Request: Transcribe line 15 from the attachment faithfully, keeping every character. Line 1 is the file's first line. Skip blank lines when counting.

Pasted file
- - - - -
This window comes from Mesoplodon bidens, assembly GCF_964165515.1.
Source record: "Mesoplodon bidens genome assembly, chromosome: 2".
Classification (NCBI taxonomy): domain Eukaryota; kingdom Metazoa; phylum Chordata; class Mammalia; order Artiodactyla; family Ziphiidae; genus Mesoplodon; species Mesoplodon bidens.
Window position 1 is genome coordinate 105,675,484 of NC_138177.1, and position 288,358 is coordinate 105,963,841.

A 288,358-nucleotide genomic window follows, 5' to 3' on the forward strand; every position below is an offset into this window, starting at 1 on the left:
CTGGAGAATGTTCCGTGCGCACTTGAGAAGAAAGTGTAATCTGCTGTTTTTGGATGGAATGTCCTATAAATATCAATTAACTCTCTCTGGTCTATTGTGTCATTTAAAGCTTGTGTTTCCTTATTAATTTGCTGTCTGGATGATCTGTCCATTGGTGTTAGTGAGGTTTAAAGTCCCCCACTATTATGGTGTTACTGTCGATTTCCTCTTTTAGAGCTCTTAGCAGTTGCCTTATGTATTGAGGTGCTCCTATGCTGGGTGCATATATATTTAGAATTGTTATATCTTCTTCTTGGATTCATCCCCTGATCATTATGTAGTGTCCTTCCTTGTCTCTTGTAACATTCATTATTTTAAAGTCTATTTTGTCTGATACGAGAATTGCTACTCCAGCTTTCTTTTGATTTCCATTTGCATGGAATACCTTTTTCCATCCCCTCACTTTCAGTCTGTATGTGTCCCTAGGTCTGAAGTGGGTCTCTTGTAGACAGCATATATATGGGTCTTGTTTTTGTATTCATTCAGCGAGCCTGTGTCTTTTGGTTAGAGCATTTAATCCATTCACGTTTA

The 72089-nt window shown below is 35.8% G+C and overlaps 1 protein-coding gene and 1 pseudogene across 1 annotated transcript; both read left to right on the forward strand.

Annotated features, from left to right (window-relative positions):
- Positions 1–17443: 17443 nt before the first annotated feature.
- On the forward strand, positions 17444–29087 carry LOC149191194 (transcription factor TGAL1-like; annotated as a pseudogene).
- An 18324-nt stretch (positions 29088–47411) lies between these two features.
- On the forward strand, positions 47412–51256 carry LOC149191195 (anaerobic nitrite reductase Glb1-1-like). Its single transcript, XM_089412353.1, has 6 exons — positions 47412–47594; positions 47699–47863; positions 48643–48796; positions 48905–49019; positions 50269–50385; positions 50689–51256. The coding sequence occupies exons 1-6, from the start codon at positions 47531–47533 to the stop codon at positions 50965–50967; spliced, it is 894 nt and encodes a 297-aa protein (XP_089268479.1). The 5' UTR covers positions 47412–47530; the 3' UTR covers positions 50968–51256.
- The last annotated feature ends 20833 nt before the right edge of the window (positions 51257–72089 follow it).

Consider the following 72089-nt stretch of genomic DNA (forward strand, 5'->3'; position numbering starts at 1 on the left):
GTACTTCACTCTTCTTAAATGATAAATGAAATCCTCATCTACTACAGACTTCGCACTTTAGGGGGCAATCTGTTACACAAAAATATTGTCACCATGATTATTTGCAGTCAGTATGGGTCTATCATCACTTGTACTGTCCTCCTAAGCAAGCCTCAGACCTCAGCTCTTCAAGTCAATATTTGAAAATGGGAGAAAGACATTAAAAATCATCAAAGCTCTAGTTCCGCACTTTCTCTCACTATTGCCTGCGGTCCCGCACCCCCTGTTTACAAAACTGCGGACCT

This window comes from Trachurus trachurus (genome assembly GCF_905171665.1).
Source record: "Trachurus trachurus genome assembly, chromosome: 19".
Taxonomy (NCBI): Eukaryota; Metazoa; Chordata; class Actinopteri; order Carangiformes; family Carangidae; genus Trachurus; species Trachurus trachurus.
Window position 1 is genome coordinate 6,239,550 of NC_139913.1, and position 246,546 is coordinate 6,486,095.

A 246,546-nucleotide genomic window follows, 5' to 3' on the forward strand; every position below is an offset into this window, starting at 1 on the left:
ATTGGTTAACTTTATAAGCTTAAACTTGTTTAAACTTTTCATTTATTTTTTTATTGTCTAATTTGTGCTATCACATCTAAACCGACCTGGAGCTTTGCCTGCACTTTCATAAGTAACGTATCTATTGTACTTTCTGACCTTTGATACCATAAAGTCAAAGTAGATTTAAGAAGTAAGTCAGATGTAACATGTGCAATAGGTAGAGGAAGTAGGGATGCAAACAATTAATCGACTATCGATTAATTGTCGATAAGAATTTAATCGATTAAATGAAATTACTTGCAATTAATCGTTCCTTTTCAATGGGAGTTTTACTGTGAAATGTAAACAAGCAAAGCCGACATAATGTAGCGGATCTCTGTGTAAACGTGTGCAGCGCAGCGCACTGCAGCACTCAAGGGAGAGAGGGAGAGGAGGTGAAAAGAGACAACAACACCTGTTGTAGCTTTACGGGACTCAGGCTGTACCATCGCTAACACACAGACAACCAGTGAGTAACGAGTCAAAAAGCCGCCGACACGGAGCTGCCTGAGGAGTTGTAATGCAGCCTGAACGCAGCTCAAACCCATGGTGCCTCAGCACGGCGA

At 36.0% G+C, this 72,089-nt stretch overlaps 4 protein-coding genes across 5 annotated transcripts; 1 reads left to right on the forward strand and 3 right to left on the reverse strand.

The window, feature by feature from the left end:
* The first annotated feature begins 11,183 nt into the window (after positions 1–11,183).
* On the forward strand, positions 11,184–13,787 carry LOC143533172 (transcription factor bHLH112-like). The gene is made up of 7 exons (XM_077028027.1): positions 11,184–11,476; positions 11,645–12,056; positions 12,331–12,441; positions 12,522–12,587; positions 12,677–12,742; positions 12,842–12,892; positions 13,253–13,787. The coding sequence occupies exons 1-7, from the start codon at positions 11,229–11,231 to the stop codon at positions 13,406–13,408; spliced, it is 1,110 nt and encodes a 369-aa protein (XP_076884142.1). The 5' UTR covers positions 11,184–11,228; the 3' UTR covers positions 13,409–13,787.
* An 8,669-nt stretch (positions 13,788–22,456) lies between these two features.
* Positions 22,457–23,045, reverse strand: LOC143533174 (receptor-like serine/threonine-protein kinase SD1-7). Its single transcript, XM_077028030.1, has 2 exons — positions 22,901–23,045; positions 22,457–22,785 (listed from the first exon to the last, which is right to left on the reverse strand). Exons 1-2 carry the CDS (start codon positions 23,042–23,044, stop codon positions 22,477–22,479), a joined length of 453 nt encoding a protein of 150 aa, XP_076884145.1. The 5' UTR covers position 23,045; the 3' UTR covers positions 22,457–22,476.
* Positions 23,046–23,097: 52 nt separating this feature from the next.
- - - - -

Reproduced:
GTACTTCACTCTTCTTAAATGATAAATGAAATCCTCATCTACTACAGACTTCGCACTTTAGGGGGCAATCTGTTACACAAAAATATTGTCACCATGATTATTTGCAGTCAGTATGGGTCTATCATCACTTGTACTGTCCTCCTAAGCAAGCCTCAGACCTCAGCTCTTCAAGTCAATATTTGAAAATGGGAGAAAGACATTAAAAATCATCAAAGCTCTAGTTCCGCACTTTCTCTCACTATTGCCTGCGGTCCCGCACCCCCTGTTTACAAAACTGCGGACCT